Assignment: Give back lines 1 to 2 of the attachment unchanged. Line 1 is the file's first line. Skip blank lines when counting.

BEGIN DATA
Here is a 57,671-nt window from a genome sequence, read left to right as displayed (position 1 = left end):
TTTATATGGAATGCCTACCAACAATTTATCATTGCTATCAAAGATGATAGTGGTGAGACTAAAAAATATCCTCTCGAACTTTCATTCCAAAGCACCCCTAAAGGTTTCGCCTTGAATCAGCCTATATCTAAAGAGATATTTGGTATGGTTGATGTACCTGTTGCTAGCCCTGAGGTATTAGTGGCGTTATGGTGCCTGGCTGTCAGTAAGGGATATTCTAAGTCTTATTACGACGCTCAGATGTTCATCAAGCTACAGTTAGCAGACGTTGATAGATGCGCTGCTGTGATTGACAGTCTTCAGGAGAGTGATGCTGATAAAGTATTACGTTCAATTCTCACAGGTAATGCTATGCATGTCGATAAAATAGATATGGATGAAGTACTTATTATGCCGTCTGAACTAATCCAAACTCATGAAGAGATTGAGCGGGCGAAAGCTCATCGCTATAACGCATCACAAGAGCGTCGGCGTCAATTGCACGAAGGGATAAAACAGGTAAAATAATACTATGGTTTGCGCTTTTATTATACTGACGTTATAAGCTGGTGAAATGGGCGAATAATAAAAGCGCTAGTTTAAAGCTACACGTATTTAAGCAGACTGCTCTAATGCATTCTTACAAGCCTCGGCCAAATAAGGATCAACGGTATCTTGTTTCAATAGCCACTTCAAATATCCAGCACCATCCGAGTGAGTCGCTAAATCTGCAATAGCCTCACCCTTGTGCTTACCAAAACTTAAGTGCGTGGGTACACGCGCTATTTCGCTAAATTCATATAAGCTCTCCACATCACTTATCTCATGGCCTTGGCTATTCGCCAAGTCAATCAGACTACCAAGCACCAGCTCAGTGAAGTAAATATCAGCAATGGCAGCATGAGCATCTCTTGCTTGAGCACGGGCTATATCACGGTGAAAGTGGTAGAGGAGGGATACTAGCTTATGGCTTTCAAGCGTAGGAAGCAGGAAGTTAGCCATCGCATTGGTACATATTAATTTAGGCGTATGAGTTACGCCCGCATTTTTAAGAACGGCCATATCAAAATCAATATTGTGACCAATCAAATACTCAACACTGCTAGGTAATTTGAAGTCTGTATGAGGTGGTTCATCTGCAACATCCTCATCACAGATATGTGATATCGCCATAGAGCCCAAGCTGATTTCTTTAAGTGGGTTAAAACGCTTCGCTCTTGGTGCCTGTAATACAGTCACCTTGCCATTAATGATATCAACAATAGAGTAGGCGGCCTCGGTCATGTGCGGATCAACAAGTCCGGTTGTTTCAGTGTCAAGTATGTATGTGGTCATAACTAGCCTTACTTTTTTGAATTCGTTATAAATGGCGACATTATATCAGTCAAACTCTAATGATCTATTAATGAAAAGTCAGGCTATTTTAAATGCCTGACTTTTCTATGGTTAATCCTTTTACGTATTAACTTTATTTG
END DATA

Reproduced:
Here is a 57,671-nt window from a genome sequence, read left to right as displayed (position 1 = left end):
TTTATATGGAATGCCTACCAACAATTTATCATTGCTATCAAAGATGATAGTGGTGAGACTAAAAAATATCCTCTCGAACTTTCATTCCAAAGCACCCCTAAAGGTTTCGCCTTGAATCAGCCTATATCTAAAGAGATATTTGGTATGGTTGATGTACCTGTTGCTAGCCCTGAGGTATTAGTGGCGTTATGGTGCCTGGCTGTCAGTAAGGGATATTCTAAGTCTTATTACGACGCTCAGATGTTCATCAAGCTACAGTTAGCAGACGTTGATAGATGCGCTGCTGTGATTGACAGTCTTCAGGAGAGTGATGCTGATAAAGTATTACGTTCAATTCTCACAGGTAATGCTATGCATGTCGATAAAATAGATATGGATGAAGTACTTATTATGCCGTCTGAACTAATCCAAACTCATGAAGAGATTGAGCGGGCGAAAGCTCATCGCTATAACGCATCACAAGAGCGTCGGCGTCAATTGCACGAAGGGATAAAACAGGTAAAATAATACTATGGTTTGCGCTTTTATTATACTGACGTTATAAGCTGGTGAAATGGGCGAATAATAAAAGCGCTAGTTTAAAGCTACACGTATTTAAGCAGACTGCTCTAATGCATTCTTACAAGCCTCGGCCAAATAAGGATCAACGGTATCTTGTTTCAATAGCCACTTCAAATATCCAGCACCATCCGAGTGAGTCGCTAAATCTGCAATAGCCTCACCCTTGTGCTTACCAAAACTTAAGTGCGTGGGTACACGCGCTATTTCGCTAAATTCATATAAGCTCTCCACATCACTTATCTCATGGCCTTGGCTATTCGCCAAGTCAATCAGACTACCAAGCACCAGCTCAGTGAAGTAAATATCAGCAATGGCAGCATGAGCATCTCTTGCTTGAGCACGGGCTATATCACGGTGAAAGTGGTAGAGGAGGGATACTAGCTTATGGCTTTCAAGCGTAGGAAGCAGGAAGTTAGCCATCGCATTGGTACATATTAATTTAGGCGTATGAGTTACGCCCGCATTTTTAAGAACGGCCATATCAAAATCAATATTGTGACCAATCAAATACTCAACACTGCTAGGTAATTTGAAGTCTGTATGAGGTGGTTCATCTGCAACATCCTCATCACAGATATGTGATATCGCCATAGAGCCCAAGCTGATTTCTTTAAGTGGGTTAAAACGCTTCGCTCTTGGTGCCTGTAATACAGTCACCTTGCCATTAATGATATCAACAATAGAGTAGGCGGCCTCGGTCATGTGCGGATCAACAAGTCCGGTTGTTTCAGTGTCAAGTATGTATGTGGTCATAACTAGCCTTACTTTTTTGAATTCGTTATAAATGGCGACATTATATCAGTCAAACTCTAATGATCTATTAATGAAAAGTCAGGCTATTTTAAATGCCTGACTTTTCTATGGTTAATCCTTTTACGTATTAACTTTATTTG